The best kind of video reviews include the trifecta: compelling content, good quality audio, and good quality video. You might think the otherwise perfect video is ruined because it was recorded in a noisy store or the recording device is extremely shaky. There are many post-production tricks to overcome these video mishaps, some of which we’ve discussed in the past. But we have some quick tips to make up for sacrificed video or audio quality.
Obviously, you don’t want bad-quality videos. But realistically, you want to see your product in action. If you offer athleticwear, for example, you want to see your garb on the field, so it’s ok to have a shakier video if it shows your product in its authentic environment. Your reviewers are real people, not expert cameramen. At the end of the day, that authenticity builds trust.
The best way to get better videos, though, is really to get more videos. The more you collect, the more likely it is that some will include high-quality content. And don’t forget, ultimately the customer’s message and feedback are the most important part.
Sometimes the videos you get simply fall flat. Your customers are happy, but what they’re saying isn’t exactly useful for your marketing. While you can’t tell your customers exactly what to say, you can definitely push them in the right direction.
Most of the time, your customers will receive the request for a video after they leave the store and will record themselves at home. An alternative that some of our customers are already taking advantage of is to send the request for a video review while your customers are still in your store, encouraging them to film themselves in the business environment.
The best way to do this is by getting your team on board. Having a team or one enthusiastic individual who is familiar with the concept and the technology of the product makes it easier to use Invite Video in your store. Your team members themselves can initiate the video review process in-store.
For example, Nyle Maxwell in Texas has been collecting customer video testimonials with the help of a particular salesman. A clear champion of Invite Video, Fausto Rojas, “interviews” his customers about their buying experience on camera.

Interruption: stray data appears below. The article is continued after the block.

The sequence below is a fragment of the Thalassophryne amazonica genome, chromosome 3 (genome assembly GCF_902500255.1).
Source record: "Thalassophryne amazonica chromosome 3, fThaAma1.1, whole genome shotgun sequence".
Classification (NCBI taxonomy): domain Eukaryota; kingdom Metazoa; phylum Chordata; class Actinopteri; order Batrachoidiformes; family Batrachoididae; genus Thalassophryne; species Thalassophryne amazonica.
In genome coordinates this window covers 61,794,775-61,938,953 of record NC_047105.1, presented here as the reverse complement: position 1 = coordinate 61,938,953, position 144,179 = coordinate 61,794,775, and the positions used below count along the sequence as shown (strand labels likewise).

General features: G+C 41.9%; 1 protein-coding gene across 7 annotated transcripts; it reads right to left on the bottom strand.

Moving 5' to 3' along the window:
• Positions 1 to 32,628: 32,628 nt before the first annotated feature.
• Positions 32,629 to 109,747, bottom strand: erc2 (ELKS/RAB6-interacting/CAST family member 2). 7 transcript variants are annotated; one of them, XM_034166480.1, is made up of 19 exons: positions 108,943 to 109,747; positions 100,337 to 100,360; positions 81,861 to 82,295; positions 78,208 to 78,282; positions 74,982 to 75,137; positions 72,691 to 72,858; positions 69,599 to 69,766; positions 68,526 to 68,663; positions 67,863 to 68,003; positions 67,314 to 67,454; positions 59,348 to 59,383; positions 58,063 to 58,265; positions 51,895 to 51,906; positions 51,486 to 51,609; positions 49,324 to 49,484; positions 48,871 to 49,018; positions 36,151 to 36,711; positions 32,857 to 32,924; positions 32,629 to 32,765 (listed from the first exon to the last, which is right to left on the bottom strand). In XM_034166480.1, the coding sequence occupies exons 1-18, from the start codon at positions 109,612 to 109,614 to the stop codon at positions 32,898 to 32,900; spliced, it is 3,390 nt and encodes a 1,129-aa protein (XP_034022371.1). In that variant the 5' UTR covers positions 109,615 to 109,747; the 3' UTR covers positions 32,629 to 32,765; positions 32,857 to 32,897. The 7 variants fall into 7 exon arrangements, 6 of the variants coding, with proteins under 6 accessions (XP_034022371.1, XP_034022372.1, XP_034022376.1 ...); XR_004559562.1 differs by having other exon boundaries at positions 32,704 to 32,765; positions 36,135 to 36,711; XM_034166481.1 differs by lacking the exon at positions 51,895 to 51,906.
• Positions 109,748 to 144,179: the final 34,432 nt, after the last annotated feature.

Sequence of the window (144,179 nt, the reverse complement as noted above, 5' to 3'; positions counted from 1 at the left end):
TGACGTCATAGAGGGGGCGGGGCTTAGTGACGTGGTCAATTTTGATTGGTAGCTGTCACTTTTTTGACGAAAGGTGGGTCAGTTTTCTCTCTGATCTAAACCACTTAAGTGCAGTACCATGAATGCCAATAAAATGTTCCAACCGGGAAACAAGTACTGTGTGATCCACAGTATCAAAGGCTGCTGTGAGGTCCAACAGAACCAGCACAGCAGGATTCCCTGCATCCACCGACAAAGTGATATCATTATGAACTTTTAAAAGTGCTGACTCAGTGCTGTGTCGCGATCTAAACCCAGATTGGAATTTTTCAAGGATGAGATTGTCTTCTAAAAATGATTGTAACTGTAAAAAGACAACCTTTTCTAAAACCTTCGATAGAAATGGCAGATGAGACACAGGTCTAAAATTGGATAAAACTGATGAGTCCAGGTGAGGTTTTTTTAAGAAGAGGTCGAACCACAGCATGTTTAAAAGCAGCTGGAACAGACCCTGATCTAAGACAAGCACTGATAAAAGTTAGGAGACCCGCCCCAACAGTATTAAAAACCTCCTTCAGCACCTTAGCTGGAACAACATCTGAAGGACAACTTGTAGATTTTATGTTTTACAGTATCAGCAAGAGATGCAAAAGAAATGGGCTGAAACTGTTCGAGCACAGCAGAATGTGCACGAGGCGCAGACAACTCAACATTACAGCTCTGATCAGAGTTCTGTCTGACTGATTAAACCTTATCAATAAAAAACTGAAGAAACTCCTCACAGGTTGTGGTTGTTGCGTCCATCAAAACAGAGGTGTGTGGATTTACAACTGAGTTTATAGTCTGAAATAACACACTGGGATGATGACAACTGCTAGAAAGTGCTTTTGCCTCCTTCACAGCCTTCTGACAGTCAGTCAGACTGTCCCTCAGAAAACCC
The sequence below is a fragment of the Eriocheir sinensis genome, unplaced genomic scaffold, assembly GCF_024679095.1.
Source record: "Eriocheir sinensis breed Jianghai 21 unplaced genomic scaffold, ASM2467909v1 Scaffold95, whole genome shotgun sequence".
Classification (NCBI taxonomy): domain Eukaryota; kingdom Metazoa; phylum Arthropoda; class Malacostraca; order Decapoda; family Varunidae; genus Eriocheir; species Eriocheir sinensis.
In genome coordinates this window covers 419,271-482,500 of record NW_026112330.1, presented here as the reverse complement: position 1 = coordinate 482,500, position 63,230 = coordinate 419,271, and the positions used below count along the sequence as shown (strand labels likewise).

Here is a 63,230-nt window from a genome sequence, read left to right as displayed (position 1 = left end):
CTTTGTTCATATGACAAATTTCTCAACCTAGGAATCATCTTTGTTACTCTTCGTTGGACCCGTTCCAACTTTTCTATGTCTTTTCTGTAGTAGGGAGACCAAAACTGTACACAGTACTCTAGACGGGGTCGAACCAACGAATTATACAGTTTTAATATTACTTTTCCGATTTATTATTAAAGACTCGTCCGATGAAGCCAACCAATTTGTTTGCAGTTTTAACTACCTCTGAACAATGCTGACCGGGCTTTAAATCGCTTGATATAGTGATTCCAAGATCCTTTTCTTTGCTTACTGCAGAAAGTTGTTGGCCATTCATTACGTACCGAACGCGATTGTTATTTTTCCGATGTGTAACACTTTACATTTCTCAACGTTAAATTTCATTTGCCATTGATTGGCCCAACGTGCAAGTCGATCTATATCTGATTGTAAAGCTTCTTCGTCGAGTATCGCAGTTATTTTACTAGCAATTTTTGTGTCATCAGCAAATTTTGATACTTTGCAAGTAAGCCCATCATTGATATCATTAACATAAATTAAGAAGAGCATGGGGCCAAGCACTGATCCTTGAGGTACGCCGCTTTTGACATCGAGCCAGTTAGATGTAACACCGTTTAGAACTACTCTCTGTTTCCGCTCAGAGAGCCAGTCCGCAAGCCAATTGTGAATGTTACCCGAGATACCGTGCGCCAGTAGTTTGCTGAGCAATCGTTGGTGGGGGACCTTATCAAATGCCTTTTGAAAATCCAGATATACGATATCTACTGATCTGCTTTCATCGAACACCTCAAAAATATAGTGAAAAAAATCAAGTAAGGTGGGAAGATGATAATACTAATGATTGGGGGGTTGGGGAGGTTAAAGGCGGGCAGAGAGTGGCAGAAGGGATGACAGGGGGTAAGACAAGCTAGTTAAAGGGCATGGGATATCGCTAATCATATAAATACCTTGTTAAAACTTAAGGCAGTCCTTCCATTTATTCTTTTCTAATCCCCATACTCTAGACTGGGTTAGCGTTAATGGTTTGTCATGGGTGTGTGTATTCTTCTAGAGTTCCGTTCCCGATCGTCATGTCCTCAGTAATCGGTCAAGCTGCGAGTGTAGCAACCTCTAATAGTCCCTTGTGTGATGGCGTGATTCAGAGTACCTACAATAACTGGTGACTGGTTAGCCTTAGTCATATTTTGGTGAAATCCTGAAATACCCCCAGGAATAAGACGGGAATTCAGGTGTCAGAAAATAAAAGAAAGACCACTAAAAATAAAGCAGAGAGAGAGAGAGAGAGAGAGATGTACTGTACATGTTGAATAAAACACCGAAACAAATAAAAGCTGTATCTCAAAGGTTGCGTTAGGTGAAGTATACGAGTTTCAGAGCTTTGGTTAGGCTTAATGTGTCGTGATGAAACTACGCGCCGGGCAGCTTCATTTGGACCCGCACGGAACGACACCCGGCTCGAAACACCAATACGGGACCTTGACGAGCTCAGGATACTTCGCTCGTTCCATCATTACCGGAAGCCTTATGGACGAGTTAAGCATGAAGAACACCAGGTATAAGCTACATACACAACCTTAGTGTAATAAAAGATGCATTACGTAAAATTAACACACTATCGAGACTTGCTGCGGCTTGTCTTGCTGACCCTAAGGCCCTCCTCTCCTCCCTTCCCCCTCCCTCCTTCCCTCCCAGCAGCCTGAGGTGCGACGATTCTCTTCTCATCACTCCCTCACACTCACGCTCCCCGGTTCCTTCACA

Leigh Kim’s video testimonial for Nyle Maxwell captures a high five and makes it clear to prospective customers that personability and customer service are this dealership’s forte. Fausto initiated the video and asked her to share her thoughts on the purchasing experience. The format is interview-like, with Fausto as the guide to the customer through the process.
This style of gathering videos is very effective, but it’s not necessarily the be-all-end-all. An interview style can sometimes feel forced and may not deliver exactly the content you were hoping for.
Another strategy for getting Video testimonials in-store is to have your champion or salesperson film the customer sharing their experience with your business. This way you generally have control over the lighting and steadiness of the video while your customer takes charge of the content.
Once you have the perfect video, you want to be able to use it. This means making sure the legal side of the process is taken care of.
Weigh the pros and cons of user videos versus a professionally made testimonial. A professional team may deliver a very useful, powerful video, but this one-off video will have a half-life. You need multiple up-to-date video testimonials in order to be compelling to your customers. Plus, you aren’t likely to be able to replicate this kind of video at scale. User videos can be produced inexpensively, but the quality is often sacrificed. When deciding between collecting user-generated videos or professional testimonials, consider your budget, how you want to use your videos, how many videos you want to get, and how much time your team has.
Collecting customer testimonials can be a long process. But Widewail is here to help you make the most out of Invite Video.
I’m a writer, philosopher, climber, mountain biker, and a fried-egg enthusiast. Before joining Widewail as a Review Response Specialist, I attended Middlebury College and studied Philosophy and Art History. I grew up in Michigan, but I fell in love with Vermont while in school.